In slam poetry’s early days, Marc Smith consciously placed it in opposition to the academy—almost like he had no choice but “to create this poetry game so that he could rescue the ancient art from the hands of the scholars,” says Bennett.
Yet even though that presumption lingers, it doesn’t really work—even with Smith, who taught classes in slam at the college level. And it definitely doesn’t fit Bennett, who is a professor of English at Dartmouth, or many practitioners of his generation.
Bennett notes that his fellow “youth poet” at the 2009 White House performance, Jamaica Osorio, is now a professor of political science at the University of Hawaii. “Both of the spoken word poets invited to the White House that day ended up going on to become educators in a university context,” he says. “I kept touring in graduate school,” he adds. “I teach classes on poetry where we incorporate weeks on spoken word, in part because to me it’s an indelible part of the tradition, and it’s important.
“I think that tension is certainly still there,” he says, but “there are any number of us who’ve gone from the poetry slam world and gotten MFAs and PhDs, and we can do both things. … Reading a bunch of books doesn’t mean you forget how to perform. That doesn’t hold up to scrutiny. You can do both if you want to.”
Spoken word poetry can also accommodate a “quieter performance voice,” as opposed to “this idea that everyone gets up there and is James Brown or something,” he says. “Even in my earlier poetry slam/spoken word days, there were people who read more quietly, there were people who read from the page, and they’ve always been there. Many versions of this thing we do are worthy of defense and celebration.”
Most of the poems in Bennett’s three published volumes “are not intended for performance,” he says. “I want all of them to sound beautiful when they’re read aloud, to be sure, but to me performing is another gear.”
Some poems have elements of both modes, he says, mentioning “Benediction,” a poem from his book The Study of Human Life that was originally published in the Atlantic. “That is a poem that I think really lives a new life in performance and I’m really proud of it,” he says. “By and large I think I’m tapping, in some ways, into a quieter room in my mind when I write for the page—but when I read it, I always want it to feel bristling and alive.”
Another view that Bennett challenges is that poetry slams are somehow tainted by their competitive format. On the one hand, Bennett says most competitors “know it’s funny” and don’t take it completely seriously; on the other, “there’s a long human history of competitive poetry,” going back to the ancient Olympics in the West and in other cultures as well.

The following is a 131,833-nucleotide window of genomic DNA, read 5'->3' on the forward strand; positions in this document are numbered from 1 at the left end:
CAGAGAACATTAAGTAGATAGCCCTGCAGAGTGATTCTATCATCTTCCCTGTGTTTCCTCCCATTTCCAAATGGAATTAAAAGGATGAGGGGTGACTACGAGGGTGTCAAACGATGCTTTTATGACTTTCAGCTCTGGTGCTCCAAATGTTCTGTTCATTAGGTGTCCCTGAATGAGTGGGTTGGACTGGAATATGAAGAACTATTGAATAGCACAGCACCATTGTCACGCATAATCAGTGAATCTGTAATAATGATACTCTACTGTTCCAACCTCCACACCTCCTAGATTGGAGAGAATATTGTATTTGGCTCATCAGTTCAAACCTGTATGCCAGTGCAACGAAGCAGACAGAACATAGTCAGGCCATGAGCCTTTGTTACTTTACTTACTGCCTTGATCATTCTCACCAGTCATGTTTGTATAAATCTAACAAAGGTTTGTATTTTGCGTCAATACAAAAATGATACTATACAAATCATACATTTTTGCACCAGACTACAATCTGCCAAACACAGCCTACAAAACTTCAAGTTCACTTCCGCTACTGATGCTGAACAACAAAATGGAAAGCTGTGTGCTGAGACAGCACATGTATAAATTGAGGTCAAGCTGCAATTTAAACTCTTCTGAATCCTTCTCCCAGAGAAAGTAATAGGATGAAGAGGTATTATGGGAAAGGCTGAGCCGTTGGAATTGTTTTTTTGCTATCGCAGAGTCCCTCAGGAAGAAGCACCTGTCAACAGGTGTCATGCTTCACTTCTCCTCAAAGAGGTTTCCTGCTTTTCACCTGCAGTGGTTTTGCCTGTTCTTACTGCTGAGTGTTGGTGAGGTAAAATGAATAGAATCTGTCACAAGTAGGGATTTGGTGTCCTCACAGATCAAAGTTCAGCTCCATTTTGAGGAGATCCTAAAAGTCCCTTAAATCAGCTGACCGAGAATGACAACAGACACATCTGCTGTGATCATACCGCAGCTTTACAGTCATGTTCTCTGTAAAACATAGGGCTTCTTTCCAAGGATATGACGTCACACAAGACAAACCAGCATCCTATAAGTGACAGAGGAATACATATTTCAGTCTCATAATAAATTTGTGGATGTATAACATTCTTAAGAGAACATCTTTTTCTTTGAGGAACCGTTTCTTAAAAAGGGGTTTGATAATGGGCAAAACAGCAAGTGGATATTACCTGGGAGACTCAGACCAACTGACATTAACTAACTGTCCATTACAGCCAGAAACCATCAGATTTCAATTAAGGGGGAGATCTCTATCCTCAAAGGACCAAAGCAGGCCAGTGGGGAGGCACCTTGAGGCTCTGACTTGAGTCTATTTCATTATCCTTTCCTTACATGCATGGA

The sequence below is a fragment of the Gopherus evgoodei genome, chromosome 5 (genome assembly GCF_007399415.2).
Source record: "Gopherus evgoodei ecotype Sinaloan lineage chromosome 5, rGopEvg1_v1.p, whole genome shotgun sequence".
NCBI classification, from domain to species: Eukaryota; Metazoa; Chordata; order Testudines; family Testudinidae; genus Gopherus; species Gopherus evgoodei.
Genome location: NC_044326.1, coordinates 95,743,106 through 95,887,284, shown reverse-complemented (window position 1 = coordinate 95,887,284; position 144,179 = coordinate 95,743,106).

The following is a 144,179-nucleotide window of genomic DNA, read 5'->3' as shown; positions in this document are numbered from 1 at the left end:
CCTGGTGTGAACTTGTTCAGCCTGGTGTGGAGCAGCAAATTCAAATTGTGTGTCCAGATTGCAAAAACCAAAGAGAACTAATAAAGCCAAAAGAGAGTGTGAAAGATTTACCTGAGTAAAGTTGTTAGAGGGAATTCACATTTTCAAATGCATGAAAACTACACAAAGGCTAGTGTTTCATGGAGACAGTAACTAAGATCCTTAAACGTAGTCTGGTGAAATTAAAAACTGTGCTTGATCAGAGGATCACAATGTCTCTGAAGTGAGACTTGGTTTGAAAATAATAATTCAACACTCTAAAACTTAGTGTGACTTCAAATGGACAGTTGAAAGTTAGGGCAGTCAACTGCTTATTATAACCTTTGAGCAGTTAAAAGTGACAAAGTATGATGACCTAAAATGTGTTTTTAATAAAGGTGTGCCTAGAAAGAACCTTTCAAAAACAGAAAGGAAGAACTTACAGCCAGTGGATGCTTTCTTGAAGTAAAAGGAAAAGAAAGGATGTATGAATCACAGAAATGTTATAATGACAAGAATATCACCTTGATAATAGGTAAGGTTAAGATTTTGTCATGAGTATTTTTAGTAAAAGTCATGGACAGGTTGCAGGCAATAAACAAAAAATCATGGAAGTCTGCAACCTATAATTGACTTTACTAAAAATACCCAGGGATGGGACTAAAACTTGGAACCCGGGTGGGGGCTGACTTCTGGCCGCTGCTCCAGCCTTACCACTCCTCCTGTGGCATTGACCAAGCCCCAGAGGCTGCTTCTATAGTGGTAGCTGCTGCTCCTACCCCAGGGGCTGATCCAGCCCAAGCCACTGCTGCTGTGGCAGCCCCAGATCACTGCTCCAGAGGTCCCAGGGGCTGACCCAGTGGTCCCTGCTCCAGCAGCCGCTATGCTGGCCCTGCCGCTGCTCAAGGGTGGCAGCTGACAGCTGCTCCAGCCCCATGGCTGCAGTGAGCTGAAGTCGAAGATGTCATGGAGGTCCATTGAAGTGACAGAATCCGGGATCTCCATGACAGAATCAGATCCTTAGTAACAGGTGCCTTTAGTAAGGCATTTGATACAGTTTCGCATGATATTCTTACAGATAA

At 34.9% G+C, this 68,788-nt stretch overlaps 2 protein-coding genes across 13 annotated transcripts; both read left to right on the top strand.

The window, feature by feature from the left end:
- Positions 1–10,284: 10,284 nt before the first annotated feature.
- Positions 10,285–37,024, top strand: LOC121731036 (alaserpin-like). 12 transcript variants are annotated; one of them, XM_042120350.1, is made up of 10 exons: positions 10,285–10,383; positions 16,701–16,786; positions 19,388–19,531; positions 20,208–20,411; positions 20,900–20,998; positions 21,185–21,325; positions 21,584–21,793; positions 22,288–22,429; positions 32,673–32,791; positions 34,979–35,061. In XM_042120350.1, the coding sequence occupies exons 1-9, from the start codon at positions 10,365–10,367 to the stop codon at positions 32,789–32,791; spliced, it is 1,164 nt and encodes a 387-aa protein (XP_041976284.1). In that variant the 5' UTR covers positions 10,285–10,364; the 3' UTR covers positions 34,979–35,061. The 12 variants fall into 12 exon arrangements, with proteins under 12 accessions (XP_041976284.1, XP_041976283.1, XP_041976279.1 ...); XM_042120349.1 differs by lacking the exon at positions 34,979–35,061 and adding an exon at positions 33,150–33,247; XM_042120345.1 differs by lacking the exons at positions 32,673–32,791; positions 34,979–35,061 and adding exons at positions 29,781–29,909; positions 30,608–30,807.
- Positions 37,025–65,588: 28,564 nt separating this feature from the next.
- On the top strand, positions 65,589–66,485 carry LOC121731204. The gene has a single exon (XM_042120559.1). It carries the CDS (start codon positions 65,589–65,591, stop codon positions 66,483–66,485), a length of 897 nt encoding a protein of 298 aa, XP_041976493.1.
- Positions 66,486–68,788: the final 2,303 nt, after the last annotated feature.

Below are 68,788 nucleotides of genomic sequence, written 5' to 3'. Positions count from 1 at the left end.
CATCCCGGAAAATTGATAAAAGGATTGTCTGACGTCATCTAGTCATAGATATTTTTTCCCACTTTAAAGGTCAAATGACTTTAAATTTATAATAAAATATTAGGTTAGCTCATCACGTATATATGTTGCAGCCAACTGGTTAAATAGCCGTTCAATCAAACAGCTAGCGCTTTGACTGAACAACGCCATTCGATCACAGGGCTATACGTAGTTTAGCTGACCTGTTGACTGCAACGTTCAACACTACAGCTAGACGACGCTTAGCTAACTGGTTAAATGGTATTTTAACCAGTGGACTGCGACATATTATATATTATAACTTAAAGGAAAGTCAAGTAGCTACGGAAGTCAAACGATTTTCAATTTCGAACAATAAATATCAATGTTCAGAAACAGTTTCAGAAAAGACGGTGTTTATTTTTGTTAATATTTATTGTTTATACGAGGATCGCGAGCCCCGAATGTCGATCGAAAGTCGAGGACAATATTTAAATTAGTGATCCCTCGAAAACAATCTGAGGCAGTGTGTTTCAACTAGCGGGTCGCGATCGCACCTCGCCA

And it’s not like getting a poetry collection published in the US isn’t a competition. “You have to win a contest,” he says. “That’s how I got my first book published.”
At a poetry slam, “literally anyone can get up and do it,” Bennett says. “I got good at it by going on MySpace and listening to poets, and by studying YouTube, and then I practiced a bunch in front of people and, yeah, it changed my life, and so I’ll always defend it.”
Bennett doesn’t profess to “love most poems I hear at poetry slams,” but maintains that the format performs an important social function. “When I meet students who’ve done [the high school competition] Poetry Out Loud or memorized poetry or done spoken word or open mics—it performs such a crucial role in their growing up. They get to speak with confidence and come out on the other end alive. That’s such an important lesson.”
Rather than competition, the real message of spoken word—the form and the book—is one of community, Bennett says. “The fact that I started a spoken word collective [Strivers Row] with my friends, and that I founded it with my big sister, I think, is important.
“Competition is the flashy part, the poetry slams,” he says. But Spoken Word “really is a book about camaraderie and how many small collectives of people—in the Black Arts Movement, the Nuyoricans, Button Poetry, The Strivers Row—got together and really thought poetry could make the world just a little bit different,” he says.
Whether it happens in cafés or competitions, YouTube or TikTok, “I think that sort of utopian striving is absolutely critical in a world worth saving,” says Bennett. “I think we have to maintain that spirit. I think we have to cultivate it in our young people, in classrooms and in houses of worship and in our homes.” —JP